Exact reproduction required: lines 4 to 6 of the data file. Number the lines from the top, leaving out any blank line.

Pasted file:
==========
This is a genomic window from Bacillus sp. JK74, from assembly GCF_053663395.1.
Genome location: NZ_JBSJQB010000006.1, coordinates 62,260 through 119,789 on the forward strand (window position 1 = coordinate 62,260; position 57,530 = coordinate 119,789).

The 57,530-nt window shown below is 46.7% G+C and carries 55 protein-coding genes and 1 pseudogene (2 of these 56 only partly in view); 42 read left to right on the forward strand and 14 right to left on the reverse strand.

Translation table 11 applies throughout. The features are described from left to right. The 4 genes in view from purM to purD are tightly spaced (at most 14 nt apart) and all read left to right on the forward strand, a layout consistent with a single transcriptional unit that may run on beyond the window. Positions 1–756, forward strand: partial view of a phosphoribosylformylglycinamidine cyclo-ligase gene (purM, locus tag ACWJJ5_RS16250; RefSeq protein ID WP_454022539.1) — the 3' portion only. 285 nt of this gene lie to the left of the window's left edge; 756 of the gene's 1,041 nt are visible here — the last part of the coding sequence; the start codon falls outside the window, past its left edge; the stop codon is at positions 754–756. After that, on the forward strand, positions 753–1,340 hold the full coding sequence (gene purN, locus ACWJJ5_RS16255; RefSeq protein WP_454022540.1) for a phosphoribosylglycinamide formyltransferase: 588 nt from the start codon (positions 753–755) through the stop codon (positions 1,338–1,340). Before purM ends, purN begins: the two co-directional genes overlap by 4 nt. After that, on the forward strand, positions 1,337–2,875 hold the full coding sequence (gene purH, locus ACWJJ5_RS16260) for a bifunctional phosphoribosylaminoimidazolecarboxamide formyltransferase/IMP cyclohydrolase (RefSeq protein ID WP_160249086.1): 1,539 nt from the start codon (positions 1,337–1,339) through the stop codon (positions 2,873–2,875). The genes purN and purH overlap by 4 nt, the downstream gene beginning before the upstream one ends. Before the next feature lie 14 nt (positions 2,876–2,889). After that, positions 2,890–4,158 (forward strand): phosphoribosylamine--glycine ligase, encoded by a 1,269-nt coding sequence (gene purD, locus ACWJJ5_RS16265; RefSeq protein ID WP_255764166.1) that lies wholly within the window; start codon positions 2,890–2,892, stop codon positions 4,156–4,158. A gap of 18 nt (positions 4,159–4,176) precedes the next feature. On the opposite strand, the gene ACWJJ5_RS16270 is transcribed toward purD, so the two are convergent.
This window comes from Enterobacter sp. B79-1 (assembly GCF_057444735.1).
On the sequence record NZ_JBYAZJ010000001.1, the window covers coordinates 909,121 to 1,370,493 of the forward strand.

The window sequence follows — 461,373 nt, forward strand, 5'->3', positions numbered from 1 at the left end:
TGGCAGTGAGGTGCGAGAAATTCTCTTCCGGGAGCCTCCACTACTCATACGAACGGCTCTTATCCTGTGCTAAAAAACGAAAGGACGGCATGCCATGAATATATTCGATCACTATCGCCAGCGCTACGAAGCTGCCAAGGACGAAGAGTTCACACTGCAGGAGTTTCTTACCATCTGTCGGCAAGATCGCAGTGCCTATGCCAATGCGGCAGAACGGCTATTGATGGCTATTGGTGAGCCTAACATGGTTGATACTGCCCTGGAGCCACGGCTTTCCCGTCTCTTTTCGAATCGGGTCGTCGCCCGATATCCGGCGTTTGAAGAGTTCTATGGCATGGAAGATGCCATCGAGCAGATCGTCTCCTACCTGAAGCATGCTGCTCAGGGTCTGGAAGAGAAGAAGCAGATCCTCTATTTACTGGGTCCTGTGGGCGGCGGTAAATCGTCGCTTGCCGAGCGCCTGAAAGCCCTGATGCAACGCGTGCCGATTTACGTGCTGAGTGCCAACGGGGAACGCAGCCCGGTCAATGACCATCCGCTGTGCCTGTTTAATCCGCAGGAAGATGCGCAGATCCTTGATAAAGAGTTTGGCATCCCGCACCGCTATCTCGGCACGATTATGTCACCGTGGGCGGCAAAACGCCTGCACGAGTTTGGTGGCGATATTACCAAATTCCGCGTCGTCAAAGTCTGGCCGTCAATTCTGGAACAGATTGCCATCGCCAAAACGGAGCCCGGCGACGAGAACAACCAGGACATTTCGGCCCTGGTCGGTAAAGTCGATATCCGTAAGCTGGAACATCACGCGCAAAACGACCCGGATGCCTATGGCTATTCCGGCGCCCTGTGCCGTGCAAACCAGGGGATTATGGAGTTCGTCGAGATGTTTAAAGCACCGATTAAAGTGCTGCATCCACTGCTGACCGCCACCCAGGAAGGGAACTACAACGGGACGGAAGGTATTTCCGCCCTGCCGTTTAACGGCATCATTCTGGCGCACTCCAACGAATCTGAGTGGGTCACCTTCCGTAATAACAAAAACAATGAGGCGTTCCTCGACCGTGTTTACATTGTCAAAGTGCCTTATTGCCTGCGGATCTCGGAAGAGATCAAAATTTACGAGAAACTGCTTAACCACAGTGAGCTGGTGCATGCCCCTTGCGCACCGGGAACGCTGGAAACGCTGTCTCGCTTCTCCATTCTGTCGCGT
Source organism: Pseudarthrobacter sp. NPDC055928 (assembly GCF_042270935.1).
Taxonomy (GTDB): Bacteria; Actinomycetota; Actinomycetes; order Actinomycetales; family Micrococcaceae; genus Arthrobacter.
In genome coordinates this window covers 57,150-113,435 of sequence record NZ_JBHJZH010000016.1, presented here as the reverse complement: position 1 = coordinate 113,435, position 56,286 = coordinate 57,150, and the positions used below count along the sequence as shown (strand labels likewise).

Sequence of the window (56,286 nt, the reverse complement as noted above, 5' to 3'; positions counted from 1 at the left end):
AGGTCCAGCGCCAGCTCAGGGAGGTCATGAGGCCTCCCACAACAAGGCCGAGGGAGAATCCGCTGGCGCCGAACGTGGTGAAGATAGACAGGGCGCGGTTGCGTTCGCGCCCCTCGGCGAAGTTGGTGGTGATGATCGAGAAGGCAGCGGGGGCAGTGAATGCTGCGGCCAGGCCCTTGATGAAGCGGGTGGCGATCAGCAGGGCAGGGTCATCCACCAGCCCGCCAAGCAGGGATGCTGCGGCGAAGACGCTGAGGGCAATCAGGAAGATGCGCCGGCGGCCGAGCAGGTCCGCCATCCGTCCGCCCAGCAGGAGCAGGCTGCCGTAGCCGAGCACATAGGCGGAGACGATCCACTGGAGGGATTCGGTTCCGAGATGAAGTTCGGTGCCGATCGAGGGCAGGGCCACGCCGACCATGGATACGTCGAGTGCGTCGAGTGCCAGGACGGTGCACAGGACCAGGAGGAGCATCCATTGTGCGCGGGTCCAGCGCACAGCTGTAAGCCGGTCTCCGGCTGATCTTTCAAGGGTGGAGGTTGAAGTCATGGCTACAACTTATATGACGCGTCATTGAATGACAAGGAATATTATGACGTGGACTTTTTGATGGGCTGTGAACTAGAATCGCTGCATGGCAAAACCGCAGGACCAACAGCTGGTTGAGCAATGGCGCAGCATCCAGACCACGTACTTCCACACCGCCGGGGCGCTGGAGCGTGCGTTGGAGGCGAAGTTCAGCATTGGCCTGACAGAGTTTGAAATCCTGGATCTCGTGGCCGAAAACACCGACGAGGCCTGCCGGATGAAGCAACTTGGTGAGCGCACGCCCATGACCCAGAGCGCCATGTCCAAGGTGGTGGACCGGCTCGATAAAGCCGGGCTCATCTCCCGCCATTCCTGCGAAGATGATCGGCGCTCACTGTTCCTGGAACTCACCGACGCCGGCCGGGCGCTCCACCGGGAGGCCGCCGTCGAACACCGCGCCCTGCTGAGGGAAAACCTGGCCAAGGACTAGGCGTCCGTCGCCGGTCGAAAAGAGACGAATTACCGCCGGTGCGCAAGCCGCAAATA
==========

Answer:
Translation table 11 applies throughout. The features are described from left to right. The 4 genes in view from purM to purD are tightly spaced (at most 14 nt apart) and all read left to right on the forward strand, a layout consistent with a single transcriptional unit that may run on beyond the window. Positions 1–756, forward strand: partial view of a phosphoribosylformylglycinamidine cyclo-ligase gene (purM, locus tag ACWJJ5_RS16250; RefSeq protein ID WP_454022539.1) — the 3' portion only. 285 nt of this gene lie to the left of the window's left edge; 756 of the gene's 1,041 nt are visible here — the last part of the coding sequence; the start codon falls outside the window, past its left edge; the stop codon is at positions 754–756. After that, on the forward strand, positions 753–1,340 hold the full coding sequence (gene purN, locus ACWJJ5_RS16255; RefSeq protein WP_454022540.1) for a phosphoribosylglycinamide formyltransferase: 588 nt from the start codon (positions 753–755) through the stop codon (positions 1,338–1,340). Before purM ends, purN begins: the two co-directional genes overlap by 4 nt. After that, on the forward strand, positions 1,337–2,875 hold the full coding sequence (gene purH, locus ACWJJ5_RS16260) for a bifunctional phosphoribosylaminoimidazolecarboxamide formyltransferase/IMP cyclohydrolase (RefSeq protein ID WP_160249086.1): 1,539 nt from the start codon (positions 1,337–1,339) through the stop codon (positions 2,873–2,875). The genes purN and purH overlap by 4 nt, the downstream gene beginning before the upstream one ends. Before the next feature lie 14 nt (positions 2,876–2,889). After that, positions 2,890–4,158 (forward strand): phosphoribosylamine--glycine ligase, encoded by a 1,269-nt coding sequence (gene purD, locus ACWJJ5_RS16265; RefSeq protein ID WP_255764166.1) that lies wholly within the window; start codon positions 2,890–2,892, stop codon positions 4,156–4,158. A gap of 18 nt (positions 4,159–4,176) precedes the next feature. On the opposite strand, the gene ACWJJ5_RS16270 is transcribed toward purD, so the two are convergent.
This window comes from Enterobacter sp. B79-1 (assembly GCF_057444735.1).
On the sequence record NZ_JBYAZJ010000001.1, the window covers coordinates 909,121 to 1,370,493 of the forward strand.